Tantra: The Gift of Connection
I’m currently finishing two trainings, one learning how to work with clients with developmental trauma and the other in learning how to teach and coach tantra. I’ve been marveling at how different the two trainings are, especially after my recent week in the tantra coaching module. While we were learning very similar skills for holding space for clients, the feeling I came away with was completely different.
In the trauma training, we’re in a classroom setting, we show up for the day, lunches are not included, and we go our separate ways for the evenings. The learning is very intellectual, organized, focused on methodology and techniques. I’ve learned a lot and feel very grateful for the skills I’ve gained. And, I don’t feel very close to the other students. It’s a larger group but also, there is no emphasis on group bonding. We bond at moments in triads when we’re doing an exercise, sharing various things about ourselves or practicing coaching, but there’s not been much focus on group cohesion and creating connections with fellow participants.
In the tantra training, we sit on cushions on the floor in a large circle with the teachers are at the front of the room, students taking notes, etc. However, we are in a retreat environment: most of us staying on the property in chalets where we share bathrooms, are served 3 meals per day in a dining room, enjoy an outdoor hot tub, long breaks for walks on the property, and meet for early meditations before breakfast and evening sessions after dinner. So these environmental factors certainly contribute to group cohesion. But the other thing I’m appreciating is how much focus there is on creating deeper connections between the participants during class time. In fact, that is a key element of what we’re learning to teach: how to help people feel safe in the room so they can go deeper into intimate connections. In addition to learning how to teach or coach or studying the material, we have peer-led sections of dance each day where we playfully explore movement and music together; we practice intimate exercises where we coach each other or practice gentle massage, meditation or breathing together; and there are times each module dedicated to a closing ritual involving dress-up, mutual appreciation, hugs and smiles. So of course, the content of these trainings is much more intimate, and I feel much more connected to the participants here than those in the trauma training.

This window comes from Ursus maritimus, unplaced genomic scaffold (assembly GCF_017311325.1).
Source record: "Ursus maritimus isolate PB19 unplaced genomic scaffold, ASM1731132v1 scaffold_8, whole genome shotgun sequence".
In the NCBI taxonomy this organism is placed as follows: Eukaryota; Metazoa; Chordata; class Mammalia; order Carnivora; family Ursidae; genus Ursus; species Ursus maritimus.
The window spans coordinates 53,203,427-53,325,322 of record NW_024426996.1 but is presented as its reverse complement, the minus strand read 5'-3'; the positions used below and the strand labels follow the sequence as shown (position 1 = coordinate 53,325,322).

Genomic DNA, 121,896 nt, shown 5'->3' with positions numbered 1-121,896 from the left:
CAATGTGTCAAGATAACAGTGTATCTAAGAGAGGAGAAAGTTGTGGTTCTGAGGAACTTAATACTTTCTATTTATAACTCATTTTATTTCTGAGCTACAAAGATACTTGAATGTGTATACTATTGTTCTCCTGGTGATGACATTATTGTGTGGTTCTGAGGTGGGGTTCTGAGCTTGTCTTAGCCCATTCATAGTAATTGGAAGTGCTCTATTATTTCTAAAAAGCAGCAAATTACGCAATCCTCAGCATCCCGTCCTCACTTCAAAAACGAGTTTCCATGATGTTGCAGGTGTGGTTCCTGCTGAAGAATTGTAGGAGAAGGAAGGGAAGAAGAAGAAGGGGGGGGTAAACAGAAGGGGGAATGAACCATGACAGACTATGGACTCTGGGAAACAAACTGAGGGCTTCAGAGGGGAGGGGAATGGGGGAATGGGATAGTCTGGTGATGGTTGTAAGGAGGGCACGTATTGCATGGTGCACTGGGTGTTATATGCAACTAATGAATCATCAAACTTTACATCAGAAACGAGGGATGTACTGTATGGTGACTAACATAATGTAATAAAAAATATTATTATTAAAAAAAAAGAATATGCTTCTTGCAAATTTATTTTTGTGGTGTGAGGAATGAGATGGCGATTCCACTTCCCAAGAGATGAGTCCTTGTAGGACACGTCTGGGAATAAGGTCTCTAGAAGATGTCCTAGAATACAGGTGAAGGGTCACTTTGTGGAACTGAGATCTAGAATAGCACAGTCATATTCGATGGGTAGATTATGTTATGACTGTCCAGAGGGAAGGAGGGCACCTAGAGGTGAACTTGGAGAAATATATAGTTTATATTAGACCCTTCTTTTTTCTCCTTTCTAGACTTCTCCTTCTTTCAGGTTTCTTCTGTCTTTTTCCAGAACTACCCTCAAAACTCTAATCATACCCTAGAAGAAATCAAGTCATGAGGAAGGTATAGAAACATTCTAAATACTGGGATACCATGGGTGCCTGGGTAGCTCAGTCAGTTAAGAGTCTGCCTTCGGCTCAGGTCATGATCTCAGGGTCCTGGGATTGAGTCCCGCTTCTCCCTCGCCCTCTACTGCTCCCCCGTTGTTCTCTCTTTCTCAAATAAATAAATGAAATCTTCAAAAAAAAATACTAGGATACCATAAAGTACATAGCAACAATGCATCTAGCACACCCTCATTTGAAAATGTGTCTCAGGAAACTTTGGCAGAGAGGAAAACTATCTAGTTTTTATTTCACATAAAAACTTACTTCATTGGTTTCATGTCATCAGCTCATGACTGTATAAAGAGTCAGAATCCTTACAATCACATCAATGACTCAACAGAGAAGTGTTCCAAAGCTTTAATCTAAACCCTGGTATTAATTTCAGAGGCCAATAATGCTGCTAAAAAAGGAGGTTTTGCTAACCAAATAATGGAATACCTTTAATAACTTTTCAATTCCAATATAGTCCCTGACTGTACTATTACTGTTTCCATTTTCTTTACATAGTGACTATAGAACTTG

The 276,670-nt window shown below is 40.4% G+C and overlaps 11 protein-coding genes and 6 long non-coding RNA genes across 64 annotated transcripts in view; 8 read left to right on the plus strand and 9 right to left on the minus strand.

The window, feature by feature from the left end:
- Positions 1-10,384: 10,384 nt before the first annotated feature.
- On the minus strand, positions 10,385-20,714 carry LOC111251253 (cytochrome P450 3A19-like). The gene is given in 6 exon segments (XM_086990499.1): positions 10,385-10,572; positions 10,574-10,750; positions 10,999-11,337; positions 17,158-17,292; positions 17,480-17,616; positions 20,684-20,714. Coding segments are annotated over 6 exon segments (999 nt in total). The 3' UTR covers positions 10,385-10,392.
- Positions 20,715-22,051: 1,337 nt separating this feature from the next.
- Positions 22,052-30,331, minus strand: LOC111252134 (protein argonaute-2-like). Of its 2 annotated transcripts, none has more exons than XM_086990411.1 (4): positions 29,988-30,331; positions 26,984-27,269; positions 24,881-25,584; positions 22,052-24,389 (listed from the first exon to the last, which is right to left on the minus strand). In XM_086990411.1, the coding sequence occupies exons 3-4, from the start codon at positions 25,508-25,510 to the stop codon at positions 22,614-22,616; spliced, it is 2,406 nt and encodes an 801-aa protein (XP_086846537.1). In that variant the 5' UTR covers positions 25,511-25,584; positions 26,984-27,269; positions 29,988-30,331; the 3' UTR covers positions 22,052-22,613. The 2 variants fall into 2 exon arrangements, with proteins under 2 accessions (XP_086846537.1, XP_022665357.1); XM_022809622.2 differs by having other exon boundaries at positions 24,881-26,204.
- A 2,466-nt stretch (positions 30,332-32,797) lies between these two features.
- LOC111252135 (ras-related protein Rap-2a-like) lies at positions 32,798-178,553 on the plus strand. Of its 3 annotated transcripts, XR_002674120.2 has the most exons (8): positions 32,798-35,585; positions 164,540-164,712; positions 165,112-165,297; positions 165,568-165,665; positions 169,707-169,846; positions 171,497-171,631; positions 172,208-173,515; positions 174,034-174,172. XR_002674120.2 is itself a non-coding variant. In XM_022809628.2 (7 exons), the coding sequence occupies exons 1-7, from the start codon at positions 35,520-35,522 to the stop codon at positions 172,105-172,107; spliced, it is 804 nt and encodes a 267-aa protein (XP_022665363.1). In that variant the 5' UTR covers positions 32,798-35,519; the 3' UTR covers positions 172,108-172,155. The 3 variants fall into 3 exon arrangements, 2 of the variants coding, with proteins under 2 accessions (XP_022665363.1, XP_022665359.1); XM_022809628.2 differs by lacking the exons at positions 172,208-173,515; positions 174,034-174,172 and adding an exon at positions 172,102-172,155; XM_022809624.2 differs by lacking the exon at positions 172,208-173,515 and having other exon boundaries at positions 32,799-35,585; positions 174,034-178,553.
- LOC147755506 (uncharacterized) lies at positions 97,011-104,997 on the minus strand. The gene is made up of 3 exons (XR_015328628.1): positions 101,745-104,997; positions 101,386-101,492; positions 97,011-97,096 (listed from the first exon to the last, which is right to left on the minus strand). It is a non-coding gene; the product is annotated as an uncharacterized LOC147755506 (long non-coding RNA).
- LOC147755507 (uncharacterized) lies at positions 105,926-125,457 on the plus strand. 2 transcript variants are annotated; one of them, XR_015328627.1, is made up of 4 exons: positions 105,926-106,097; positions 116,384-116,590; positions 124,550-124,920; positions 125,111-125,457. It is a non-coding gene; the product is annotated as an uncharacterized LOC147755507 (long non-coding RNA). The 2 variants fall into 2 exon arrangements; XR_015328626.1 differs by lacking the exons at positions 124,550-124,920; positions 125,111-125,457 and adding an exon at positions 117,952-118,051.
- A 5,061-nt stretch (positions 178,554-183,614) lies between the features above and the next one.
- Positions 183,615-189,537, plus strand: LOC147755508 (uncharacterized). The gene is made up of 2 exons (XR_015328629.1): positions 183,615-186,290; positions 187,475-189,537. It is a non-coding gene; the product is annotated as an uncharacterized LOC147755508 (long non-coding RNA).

What I’ve come to value since the recent tantra coaching module in addition to the valuable material presented, was how much creating an environment of connection and safety can assist our students and clients in relaxing into being present and open. There is so much expansion that can happen when we foster connections between people vs. simply engaging their intellect.
So as I move into this week between tantra training and my last trauma training module, I’ll be curious to see how I weave in this deeper appreciation for how to create safety and connection with my clients and especially curious to see how they respond!
In appreciation for your attention,